Getting started wasn’t easy, Gerrity noted. To achieve some wins, she assigned a public health nursing faculty member from Drexel to each public housing development. The nurse faculty members asked residents about pressing problems—and then became partners in solving them. For instance, residents said car accidents were an issue, so stop signs were put up. Residents wanted to learn CPR, so training was offered. Residents expressed concerns about dog bites, so they worked with Animal Control to remove stray dogs. “We had to have some short term wins to gain trust,” Gerrity said.
The Robert Wood Johnson Foundation’s LEAP National Program is working to create a culture of health by discovering, documenting, and sharing innovations in the primary care workforce. Across the country, innovative practices have found ways to make care more efficient and effective for both patients and providers, which can lead to improved health outcomes and health savings. The LEAP project has identified and visited practices based in large health systems and rural community clinics ranging from Maine to California, and has brought the sites together in person and via webinars to discuss their innovations.
LEAP stands for The Primary Care Team: Learning from Effective Ambulatory Practices. Over the past six months, the 31 “exemplar sites” have been actively engaged in discussing their workforce best practices. The goal is to allow others across the country to learn from and replicate these innovations, ultimately via a dissemination website.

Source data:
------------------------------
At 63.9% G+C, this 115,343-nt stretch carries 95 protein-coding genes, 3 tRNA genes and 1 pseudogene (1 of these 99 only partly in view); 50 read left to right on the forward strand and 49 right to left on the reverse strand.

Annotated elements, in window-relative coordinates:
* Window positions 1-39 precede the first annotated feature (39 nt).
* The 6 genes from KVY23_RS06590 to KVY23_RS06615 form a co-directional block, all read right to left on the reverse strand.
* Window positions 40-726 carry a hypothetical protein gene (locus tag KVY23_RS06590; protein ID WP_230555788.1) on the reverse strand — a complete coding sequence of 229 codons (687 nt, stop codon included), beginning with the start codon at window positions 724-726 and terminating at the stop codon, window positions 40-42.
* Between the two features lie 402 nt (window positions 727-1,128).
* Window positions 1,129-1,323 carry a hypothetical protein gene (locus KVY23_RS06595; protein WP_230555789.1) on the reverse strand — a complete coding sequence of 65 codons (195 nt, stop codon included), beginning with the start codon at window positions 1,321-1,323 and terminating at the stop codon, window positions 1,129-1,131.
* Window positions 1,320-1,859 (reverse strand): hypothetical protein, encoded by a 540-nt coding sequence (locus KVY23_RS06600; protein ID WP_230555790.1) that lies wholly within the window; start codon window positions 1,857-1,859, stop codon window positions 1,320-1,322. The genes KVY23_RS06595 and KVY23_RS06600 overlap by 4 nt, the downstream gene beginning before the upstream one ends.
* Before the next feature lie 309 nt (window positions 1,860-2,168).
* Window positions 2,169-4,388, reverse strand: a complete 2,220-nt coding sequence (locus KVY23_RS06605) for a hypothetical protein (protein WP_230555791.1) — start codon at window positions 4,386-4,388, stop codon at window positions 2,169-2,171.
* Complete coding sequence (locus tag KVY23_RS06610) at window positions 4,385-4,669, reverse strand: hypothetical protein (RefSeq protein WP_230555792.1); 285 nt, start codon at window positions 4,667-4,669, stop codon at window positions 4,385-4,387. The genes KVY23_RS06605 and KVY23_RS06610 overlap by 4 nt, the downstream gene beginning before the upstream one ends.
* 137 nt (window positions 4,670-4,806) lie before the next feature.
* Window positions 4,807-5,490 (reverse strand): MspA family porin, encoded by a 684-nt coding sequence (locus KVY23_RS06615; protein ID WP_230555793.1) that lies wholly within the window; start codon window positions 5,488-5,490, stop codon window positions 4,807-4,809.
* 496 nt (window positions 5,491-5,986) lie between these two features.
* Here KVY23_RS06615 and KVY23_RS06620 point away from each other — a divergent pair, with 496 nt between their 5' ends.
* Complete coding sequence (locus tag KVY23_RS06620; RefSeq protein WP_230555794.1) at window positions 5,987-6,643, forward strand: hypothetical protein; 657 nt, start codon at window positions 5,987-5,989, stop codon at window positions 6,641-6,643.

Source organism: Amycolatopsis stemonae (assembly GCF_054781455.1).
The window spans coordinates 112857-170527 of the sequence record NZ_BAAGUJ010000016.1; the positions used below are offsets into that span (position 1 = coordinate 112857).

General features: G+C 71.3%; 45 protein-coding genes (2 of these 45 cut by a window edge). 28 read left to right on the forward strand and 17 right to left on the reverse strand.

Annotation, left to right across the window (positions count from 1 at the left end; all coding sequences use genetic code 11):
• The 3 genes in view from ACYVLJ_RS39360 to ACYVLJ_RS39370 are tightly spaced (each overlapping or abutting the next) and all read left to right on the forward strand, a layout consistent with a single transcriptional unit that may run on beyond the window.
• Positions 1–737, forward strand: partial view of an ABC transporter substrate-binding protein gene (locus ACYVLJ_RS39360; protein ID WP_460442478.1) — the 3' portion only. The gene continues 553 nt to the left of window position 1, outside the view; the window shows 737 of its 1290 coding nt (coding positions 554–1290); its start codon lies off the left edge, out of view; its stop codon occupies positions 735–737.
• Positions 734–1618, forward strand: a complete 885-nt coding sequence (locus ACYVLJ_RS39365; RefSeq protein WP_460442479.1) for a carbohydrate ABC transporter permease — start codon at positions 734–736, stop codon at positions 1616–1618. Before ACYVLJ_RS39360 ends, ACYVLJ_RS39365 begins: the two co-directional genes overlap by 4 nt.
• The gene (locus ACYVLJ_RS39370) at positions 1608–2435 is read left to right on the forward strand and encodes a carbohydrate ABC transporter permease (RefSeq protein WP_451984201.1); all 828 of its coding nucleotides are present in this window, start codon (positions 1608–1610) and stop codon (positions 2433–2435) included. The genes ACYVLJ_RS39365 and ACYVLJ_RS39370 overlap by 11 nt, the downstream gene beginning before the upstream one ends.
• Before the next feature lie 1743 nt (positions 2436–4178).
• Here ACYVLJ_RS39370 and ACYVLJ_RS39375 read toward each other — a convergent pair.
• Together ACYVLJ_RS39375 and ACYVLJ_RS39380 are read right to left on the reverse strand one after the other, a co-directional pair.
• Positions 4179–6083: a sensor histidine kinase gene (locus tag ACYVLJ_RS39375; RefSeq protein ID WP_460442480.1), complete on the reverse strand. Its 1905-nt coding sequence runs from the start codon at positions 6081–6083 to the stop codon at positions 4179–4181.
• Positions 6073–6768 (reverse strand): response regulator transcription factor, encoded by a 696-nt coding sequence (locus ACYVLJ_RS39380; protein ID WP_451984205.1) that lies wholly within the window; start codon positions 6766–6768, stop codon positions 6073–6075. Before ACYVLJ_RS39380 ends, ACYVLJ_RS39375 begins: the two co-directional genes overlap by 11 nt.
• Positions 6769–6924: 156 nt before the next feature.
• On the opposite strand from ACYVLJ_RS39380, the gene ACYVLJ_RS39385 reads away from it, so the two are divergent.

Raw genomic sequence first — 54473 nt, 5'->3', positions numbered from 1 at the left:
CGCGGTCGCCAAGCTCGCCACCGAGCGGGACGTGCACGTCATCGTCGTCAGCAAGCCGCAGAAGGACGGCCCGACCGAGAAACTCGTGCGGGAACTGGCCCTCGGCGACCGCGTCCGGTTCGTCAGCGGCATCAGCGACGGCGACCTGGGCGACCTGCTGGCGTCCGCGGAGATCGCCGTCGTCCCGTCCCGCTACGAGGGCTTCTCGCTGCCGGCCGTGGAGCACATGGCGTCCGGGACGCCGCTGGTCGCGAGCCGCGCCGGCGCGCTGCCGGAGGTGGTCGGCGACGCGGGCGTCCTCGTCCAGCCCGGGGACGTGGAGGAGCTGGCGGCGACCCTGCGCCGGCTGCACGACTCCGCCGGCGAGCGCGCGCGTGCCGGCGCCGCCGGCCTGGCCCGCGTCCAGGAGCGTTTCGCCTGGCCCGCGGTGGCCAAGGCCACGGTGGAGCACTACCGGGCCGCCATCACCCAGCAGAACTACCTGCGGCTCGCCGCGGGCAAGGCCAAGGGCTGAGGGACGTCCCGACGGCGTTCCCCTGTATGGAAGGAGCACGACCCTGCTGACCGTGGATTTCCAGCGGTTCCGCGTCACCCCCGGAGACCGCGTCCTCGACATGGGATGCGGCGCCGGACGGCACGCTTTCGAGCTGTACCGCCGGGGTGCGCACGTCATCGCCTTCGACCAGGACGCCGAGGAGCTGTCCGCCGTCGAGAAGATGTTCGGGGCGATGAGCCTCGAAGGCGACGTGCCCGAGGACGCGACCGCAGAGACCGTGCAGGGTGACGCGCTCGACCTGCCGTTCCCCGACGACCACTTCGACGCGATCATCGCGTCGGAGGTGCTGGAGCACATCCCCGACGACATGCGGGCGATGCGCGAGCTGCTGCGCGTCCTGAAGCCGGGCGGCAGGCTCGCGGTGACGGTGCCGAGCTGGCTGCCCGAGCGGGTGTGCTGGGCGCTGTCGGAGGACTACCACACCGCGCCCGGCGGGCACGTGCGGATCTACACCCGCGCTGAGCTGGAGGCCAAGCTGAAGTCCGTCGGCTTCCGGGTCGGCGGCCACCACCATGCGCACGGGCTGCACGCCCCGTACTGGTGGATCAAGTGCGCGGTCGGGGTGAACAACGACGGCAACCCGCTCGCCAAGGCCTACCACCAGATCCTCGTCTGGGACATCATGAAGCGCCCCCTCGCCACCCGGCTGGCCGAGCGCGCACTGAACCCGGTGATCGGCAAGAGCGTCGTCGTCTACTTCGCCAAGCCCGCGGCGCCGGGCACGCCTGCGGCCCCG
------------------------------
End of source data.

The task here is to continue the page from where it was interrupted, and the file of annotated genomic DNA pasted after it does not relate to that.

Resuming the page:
Linnea Windel, MSN, RN, president and CEO of VNA Health Care in Aurora, Ill., received the Illinois Primary Health Care Association’s Danny K. Davis Award last fall for her leadership of and service to the community health center movement. She is an alumna of the Robert Wood Johnson Foundation (RWJF) Executive Nurse Fellows program (2008-2011).
Human Capital Blog: Congratulations on your award! What does this mean for you and for your organization’s work?
Linnea Windel: The community health center movement (and the work that we do) reaches thousands of uninsured and underinsured people who, in most cases, wouldn’t have access to primary health care services otherwise. The award highlights the purpose of our work and the work of many.